Here is some facts (http://www.webmd.com/pain-management/picture-of-the-feet):
The feet are flexible structures of bones, joints, muscles, and soft tissues that let us stand upright and perform activities like walking, running, and jumping. The feet are divided into three sections:
- The forefoot contains the five toes (phalanges) and the five longer bones (metatarsals).
- The midfoot is a pyramid-like collection of bones that form the arches of the feet. These include the three cuneiform bones, the cuboid bone, and the navicular bone.
- The hindfoot forms the heel and ankle. The talus bone supports the leg bones (tibia and fibula), forming the ankle. The calcaneus (heel bone) is the largest bone in the foot.
My job is to make sure that each and every one of those joints are movable, muscles and soft tissues are flexible and there is no ischemia. What does that mean?
In my treatment I will check all the joints between each parts of toes, toes and metatarsals, between metatarsals, between cuneiform and cuboid, between cuboid and navicular etc, you get the picture. Sometimes the muscles and tendons are so tight that the first session goes on more superficial (soft tissues) work, since a big part of the picture are muscles of the shins (peroneals, tibialisis, soleus and gastrocnemius) and only in the second session we can try to move those ligaments to open the joints.
Opening the joints is essential because we want all the nervous tissue be free of any kind of impingement and discomfort. Is it painful? Definitely no, if it's done in a right way. When I am opening your joints, it happens with time and you probably don't even feel it. If we have more stubborn foot, I might ask you to flex and extend your ankle, so that you are always in charge of the movement. That is if I have a slightest idea that my work would give you any pain.
Why you want your feet to be flexible? Because that is how they are meant to be to keep you going. If we wouldn't need the flexibility all those joints give us, we wouldn't have that many joints in our feet!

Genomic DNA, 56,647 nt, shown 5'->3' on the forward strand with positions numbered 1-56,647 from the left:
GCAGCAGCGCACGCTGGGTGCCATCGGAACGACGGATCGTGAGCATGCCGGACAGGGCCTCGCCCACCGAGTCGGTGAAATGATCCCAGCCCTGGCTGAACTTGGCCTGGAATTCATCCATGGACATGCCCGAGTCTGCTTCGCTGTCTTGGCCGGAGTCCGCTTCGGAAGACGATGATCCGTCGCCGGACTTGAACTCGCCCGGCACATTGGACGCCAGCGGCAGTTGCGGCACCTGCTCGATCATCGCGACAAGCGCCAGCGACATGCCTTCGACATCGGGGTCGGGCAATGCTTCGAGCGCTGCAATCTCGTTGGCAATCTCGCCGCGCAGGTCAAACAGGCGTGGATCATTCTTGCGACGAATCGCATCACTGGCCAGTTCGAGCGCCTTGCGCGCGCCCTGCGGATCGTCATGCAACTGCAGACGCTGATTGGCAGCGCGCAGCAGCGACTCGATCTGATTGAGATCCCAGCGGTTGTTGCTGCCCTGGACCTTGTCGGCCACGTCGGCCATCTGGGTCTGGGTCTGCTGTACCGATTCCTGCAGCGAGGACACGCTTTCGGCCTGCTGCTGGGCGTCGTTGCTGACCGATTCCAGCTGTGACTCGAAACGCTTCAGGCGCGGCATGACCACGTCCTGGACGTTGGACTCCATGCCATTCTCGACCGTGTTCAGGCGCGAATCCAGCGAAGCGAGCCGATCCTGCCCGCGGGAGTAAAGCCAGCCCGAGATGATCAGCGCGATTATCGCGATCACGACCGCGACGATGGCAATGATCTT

Most of you have also heard about Reflexology, that addresses all the pressure points at the souls of the feet to help in a huge variety of issues. And yes, I do some reflexology, but that is not my specialty or the field where I am in my most comfort zone. In my believe, you can't get all the benefits of reflexology if you feet lack blood, are swollen or immovable. If the signal from the brain (like keep your feet warm) can't reach the feet, how can the signal from the feet (reflexology) make it's way to a different parts of the body? At least the reflexology session is much more helpful to you if your feet are healthy.
Okay, I will not start to explain about how an imbalance in one ankle affect to the knees and hips etc. You can read about that in my other blog posts (About Posture, More about Soft Tissues) . But what I want to tell you, is that I am able to help you so many issues with your feet: plantar fasciitis, bunions(!), rheumatoid arthritis to a certain point, achilles tendon issues, edema, calluses(!), corns, heal spurs, fallen arches, mallet toes and claw toes (depending on situation) and sometimes even in Morton's neuroma. My treatment is helpful also in cold feet or even peripheral artery disease and peripheral neuropathy if it is supervised by a medical doctor.
Unfortunately I can not help you, if you have gout, fraction, any kind of infection or osteoarthritis or osteoporosis (unless your doctor is working with us). I also need to know and be prepared, if you have warts, athlete's foot or any other kind of fungal infection.
And if you don't have anything special going on with your feet, just come and relax. I know some relaxation techniques that make you sleep in my table.
Loving your feet is healthy!
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